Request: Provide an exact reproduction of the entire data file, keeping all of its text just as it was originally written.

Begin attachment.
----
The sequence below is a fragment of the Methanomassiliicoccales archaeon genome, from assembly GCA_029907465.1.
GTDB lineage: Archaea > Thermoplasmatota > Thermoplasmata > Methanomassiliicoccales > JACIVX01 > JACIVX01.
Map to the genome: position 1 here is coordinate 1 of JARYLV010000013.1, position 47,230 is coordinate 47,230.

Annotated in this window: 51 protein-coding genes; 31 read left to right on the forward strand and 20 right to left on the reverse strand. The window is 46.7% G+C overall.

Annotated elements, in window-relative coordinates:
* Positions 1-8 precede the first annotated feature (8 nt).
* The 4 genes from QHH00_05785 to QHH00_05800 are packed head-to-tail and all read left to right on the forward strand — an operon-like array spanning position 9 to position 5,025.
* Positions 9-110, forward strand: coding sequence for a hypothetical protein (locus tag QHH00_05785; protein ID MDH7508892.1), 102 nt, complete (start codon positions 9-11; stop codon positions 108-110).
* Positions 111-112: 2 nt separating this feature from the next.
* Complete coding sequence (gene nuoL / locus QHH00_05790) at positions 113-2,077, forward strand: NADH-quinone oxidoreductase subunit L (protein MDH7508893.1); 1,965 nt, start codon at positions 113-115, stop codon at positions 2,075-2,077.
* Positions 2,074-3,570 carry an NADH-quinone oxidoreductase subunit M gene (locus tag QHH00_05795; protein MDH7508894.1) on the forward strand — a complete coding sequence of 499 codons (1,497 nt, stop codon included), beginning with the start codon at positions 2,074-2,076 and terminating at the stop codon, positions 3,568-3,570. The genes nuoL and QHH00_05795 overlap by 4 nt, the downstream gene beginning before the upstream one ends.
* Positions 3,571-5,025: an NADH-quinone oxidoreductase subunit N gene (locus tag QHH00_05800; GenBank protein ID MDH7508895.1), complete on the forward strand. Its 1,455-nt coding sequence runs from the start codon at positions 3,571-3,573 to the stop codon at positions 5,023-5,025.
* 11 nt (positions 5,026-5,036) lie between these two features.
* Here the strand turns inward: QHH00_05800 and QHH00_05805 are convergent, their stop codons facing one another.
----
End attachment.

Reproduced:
The sequence below is a fragment of the Methanomassiliicoccales archaeon genome, from assembly GCA_029907465.1.
GTDB lineage: Archaea > Thermoplasmatota > Thermoplasmata > Methanomassiliicoccales > JACIVX01 > JACIVX01.
Map to the genome: position 1 here is coordinate 1 of JARYLV010000013.1, position 47,230 is coordinate 47,230.

Annotated in this window: 51 protein-coding genes; 31 read left to right on the forward strand and 20 right to left on the reverse strand. The window is 46.7% G+C overall.

Annotated elements, in window-relative coordinates:
* Positions 1-8 precede the first annotated feature (8 nt).
* The 4 genes from QHH00_05785 to QHH00_05800 are packed head-to-tail and all read left to right on the forward strand — an operon-like array spanning position 9 to position 5,025.
* Positions 9-110, forward strand: coding sequence for a hypothetical protein (locus tag QHH00_05785; protein ID MDH7508892.1), 102 nt, complete (start codon positions 9-11; stop codon positions 108-110).
* Positions 111-112: 2 nt separating this feature from the next.
* Complete coding sequence (gene nuoL / locus QHH00_05790) at positions 113-2,077, forward strand: NADH-quinone oxidoreductase subunit L (protein MDH7508893.1); 1,965 nt, start codon at positions 113-115, stop codon at positions 2,075-2,077.
* Positions 2,074-3,570 carry an NADH-quinone oxidoreductase subunit M gene (locus tag QHH00_05795; protein MDH7508894.1) on the forward strand — a complete coding sequence of 499 codons (1,497 nt, stop codon included), beginning with the start codon at positions 2,074-2,076 and terminating at the stop codon, positions 3,568-3,570. The genes nuoL and QHH00_05795 overlap by 4 nt, the downstream gene beginning before the upstream one ends.
* Positions 3,571-5,025: an NADH-quinone oxidoreductase subunit N gene (locus tag QHH00_05800; GenBank protein ID MDH7508895.1), complete on the forward strand. Its 1,455-nt coding sequence runs from the start codon at positions 3,571-3,573 to the stop codon at positions 5,023-5,025.
* 11 nt (positions 5,026-5,036) lie between these two features.
* Here the strand turns inward: QHH00_05800 and QHH00_05805 are convergent, their stop codons facing one another.